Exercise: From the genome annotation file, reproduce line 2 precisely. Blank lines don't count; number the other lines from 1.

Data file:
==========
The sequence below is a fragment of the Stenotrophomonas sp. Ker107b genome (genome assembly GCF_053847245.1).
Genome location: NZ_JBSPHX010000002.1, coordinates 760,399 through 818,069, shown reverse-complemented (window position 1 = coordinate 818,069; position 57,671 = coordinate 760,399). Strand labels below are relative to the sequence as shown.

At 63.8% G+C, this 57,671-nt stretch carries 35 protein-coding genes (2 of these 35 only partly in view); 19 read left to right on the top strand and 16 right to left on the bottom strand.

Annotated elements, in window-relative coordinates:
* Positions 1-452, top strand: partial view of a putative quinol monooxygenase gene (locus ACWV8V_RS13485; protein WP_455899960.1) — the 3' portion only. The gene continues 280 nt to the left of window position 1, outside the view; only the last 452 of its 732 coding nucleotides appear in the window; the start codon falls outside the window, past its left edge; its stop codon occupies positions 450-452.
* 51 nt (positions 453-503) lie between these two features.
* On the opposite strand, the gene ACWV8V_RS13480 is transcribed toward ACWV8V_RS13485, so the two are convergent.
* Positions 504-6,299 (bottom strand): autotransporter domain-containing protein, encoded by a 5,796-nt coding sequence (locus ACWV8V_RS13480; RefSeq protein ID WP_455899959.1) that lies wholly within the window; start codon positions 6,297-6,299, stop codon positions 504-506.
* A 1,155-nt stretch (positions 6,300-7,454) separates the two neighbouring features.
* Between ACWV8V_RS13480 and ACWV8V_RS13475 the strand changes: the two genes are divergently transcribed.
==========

Genome location: NZ_JBSPHX010000002.1, coordinates 760,399 through 818,069, shown reverse-complemented (window position 1 = coordinate 818,069; position 57,671 = coordinate 760,399). Strand labels below are relative to the sequence as shown.